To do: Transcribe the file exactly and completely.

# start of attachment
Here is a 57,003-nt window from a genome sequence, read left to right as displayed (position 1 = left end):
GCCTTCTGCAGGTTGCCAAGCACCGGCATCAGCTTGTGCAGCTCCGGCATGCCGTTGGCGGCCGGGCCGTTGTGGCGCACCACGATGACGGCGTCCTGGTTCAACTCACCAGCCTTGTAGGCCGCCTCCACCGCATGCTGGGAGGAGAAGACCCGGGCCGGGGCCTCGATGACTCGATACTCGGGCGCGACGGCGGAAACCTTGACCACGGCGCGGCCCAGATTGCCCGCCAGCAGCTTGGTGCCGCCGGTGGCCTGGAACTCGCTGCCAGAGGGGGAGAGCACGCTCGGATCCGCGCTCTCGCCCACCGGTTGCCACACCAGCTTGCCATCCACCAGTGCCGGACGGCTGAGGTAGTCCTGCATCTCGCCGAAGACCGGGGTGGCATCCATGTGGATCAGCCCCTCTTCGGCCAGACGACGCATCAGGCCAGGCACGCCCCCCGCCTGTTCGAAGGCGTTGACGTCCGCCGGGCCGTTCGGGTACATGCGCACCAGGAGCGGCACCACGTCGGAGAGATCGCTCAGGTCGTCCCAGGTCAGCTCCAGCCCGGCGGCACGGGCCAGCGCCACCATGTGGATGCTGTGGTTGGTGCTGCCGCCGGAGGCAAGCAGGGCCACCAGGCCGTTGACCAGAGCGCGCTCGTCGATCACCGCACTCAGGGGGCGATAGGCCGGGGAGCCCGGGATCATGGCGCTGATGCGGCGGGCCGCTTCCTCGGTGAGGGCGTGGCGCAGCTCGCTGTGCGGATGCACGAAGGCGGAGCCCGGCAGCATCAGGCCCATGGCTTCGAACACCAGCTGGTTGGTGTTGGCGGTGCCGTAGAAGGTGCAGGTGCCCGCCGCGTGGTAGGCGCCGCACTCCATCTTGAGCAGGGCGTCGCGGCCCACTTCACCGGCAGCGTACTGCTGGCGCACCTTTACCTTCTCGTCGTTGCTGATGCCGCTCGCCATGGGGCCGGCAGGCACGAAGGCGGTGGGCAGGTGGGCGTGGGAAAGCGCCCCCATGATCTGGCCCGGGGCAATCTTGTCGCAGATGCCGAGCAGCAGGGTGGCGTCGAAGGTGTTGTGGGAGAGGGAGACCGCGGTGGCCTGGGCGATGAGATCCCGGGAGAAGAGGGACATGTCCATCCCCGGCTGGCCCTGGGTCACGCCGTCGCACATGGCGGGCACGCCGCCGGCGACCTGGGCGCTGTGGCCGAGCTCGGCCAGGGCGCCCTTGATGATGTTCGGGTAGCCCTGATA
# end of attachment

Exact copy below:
Here is a 57,003-nt window from a genome sequence, read left to right as displayed (position 1 = left end):
GCCTTCTGCAGGTTGCCAAGCACCGGCATCAGCTTGTGCAGCTCCGGCATGCCGTTGGCGGCCGGGCCGTTGTGGCGCACCACGATGACGGCGTCCTGGTTCAACTCACCAGCCTTGTAGGCCGCCTCCACCGCATGCTGGGAGGAGAAGACCCGGGCCGGGGCCTCGATGACTCGATACTCGGGCGCGACGGCGGAAACCTTGACCACGGCGCGGCCCAGATTGCCCGCCAGCAGCTTGGTGCCGCCGGTGGCCTGGAACTCGCTGCCAGAGGGGGAGAGCACGCTCGGATCCGCGCTCTCGCCCACCGGTTGCCACACCAGCTTGCCATCCACCAGTGCCGGACGGCTGAGGTAGTCCTGCATCTCGCCGAAGACCGGGGTGGCATCCATGTGGATCAGCCCCTCTTCGGCCAGACGACGCATCAGGCCAGGCACGCCCCCCGCCTGTTCGAAGGCGTTGACGTCCGCCGGGCCGTTCGGGTACATGCGCACCAGGAGCGGCACCACGTCGGAGAGATCGCTCAGGTCGTCCCAGGTCAGCTCCAGCCCGGCGGCACGGGCCAGCGCCACCATGTGGATGCTGTGGTTGGTGCTGCCGCCGGAGGCAAGCAGGGCCACCAGGCCGTTGACCAGAGCGCGCTCGTCGATCACCGCACTCAGGGGGCGATAGGCCGGGGAGCCCGGGATCATGGCGCTGATGCGGCGGGCCGCTTCCTCGGTGAGGGCGTGGCGCAGCTCGCTGTGCGGATGCACGAAGGCGGAGCCCGGCAGCATCAGGCCCATGGCTTCGAACACCAGCTGGTTGGTGTTGGCGGTGCCGTAGAAGGTGCAGGTGCCCGCCGCGTGGTAGGCGCCGCACTCCATCTTGAGCAGGGCGTCGCGGCCCACTTCACCGGCAGCGTACTGCTGGCGCACCTTTACCTTCTCGTCGTTGCTGATGCCGCTCGCCATGGGGCCGGCAGGCACGAAGGCGGTGGGCAGGTGGGCGTGGGAAAGCGCCCCCATGATCTGGCCCGGGGCAATCTTGTCGCAGATGCCGAGCAGCAGGGTGGCGTCGAAGGTGTTGTGGGAGAGGGAGACCGCGGTGGCCTGGGCGATGAGATCCCGGGAGAAGAGGGACATGTCCATCCCCGGCTGGCCCTGGGTCACGCCGTCGCACATGGCGGGCACGCCGCCGGCGACCTGGGCGCTGTGGCCGAGCTCGGCCAGGGCGCCCTTGATGATGTTCGGGTAGCCCTGATA